Bounded rationality, ambiguity, and choice

submitted 3 months ago by to Behavioral Economics,Economics
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This paper examines the hypothesis that cognitive limitations lead people to behave as if they are facing ambiguity, even when no ambiguity is apparent. We compare human subject decision behavior under total ambiguity, where no probability information is available, to behavior a case with no apparent ambiguity, where probabilities are transparently presented. We find that decision behavior in the Total Ambiguity case is predictive of the deviations we observe in the No Ambiguity case from the choice predictions of subjective expected utility theory. We also create prospect pairs to examine whether more cognitively challenging probabilities create ambiguity which we can identify using ambiguity theory. Using these pairs, we do not find evidence that a cognitively challenging probability creates ambiguity that systematically alters decision behavior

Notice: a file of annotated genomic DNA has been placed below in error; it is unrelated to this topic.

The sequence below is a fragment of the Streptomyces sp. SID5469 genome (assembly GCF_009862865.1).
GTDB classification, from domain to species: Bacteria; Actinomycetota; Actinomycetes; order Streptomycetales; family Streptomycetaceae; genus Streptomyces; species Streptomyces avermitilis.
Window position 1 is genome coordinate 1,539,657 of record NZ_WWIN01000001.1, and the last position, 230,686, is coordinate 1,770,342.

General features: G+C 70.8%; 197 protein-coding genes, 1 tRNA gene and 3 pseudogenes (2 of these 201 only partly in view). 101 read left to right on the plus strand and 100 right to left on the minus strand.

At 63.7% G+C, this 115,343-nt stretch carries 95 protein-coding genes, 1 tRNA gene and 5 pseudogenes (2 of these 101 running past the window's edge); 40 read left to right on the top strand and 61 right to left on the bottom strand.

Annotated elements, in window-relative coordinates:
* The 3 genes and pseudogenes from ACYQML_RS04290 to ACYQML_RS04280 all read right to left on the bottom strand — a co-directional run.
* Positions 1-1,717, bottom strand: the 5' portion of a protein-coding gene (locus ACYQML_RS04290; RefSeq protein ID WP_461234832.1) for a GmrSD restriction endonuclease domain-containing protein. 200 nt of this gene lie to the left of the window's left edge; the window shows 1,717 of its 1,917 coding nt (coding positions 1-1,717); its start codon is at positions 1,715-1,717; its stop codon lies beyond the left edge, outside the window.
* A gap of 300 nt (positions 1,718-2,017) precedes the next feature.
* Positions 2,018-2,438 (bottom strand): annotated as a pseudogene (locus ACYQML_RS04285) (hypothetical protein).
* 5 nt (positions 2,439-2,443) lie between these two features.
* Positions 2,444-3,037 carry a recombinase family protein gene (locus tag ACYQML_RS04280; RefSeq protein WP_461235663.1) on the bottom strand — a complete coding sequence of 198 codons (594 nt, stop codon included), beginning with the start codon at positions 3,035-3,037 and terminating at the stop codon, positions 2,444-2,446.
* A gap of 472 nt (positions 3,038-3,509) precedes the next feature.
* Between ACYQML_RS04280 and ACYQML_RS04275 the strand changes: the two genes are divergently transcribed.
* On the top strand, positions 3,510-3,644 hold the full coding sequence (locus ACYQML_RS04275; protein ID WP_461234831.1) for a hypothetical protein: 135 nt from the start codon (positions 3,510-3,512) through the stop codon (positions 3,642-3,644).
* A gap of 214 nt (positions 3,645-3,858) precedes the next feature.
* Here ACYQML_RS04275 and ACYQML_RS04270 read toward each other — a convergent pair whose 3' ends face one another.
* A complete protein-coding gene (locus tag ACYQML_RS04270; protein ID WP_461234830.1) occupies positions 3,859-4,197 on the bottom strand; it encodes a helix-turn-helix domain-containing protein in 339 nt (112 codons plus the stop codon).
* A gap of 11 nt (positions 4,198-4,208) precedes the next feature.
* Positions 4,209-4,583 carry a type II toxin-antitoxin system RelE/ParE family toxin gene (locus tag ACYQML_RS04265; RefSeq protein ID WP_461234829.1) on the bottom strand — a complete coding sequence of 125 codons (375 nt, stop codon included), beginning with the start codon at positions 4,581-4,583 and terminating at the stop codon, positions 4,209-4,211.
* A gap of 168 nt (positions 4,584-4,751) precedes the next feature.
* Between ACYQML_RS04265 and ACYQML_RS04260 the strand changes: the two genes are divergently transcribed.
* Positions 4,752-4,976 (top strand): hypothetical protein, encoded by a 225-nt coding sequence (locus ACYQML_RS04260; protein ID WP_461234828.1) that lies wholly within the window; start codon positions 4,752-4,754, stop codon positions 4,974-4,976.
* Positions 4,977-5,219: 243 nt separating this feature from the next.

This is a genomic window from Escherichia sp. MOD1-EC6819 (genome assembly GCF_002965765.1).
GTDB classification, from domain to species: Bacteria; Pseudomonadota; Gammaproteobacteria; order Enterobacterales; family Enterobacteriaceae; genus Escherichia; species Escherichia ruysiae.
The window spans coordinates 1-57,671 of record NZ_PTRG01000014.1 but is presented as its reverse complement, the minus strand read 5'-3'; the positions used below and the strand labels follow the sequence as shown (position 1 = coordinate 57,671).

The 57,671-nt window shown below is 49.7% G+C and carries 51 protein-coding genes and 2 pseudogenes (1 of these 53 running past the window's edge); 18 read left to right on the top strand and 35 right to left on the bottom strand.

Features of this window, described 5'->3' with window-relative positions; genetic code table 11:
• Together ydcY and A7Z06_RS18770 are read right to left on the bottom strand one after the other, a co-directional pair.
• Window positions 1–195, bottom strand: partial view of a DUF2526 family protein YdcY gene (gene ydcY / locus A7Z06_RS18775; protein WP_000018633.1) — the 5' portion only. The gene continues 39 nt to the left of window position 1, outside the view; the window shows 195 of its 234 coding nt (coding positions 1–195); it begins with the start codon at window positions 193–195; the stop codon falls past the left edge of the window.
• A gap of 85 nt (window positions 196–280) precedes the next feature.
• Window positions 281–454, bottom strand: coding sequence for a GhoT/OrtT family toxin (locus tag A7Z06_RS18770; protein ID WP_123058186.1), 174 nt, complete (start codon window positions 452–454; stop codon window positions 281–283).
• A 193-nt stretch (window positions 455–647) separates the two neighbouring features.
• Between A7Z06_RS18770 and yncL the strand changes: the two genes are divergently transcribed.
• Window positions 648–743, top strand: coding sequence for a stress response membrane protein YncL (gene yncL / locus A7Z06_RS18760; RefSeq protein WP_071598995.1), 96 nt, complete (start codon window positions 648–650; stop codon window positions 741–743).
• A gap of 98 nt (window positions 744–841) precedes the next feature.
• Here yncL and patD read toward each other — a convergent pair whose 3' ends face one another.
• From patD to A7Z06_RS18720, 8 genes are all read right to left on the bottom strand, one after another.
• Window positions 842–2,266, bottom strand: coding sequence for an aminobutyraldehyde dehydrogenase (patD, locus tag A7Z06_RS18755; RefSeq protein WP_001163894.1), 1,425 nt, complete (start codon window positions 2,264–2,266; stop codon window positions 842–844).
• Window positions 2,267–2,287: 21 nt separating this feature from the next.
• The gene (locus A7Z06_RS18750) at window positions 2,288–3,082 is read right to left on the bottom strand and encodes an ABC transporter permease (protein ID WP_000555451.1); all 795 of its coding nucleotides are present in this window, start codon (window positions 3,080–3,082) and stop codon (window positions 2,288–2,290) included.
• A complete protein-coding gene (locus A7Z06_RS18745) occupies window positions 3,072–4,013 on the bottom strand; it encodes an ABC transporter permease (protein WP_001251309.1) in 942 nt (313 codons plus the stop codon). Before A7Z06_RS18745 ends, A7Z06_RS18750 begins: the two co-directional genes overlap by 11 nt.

Author(s):
Mina Mahmoudi, Mark Pingle
Publication:
Journal of Behavioral and Experimental Economics
Date
07/05/2018
DOI
https://doi.org/10.1016/j.socec.2018.07.001

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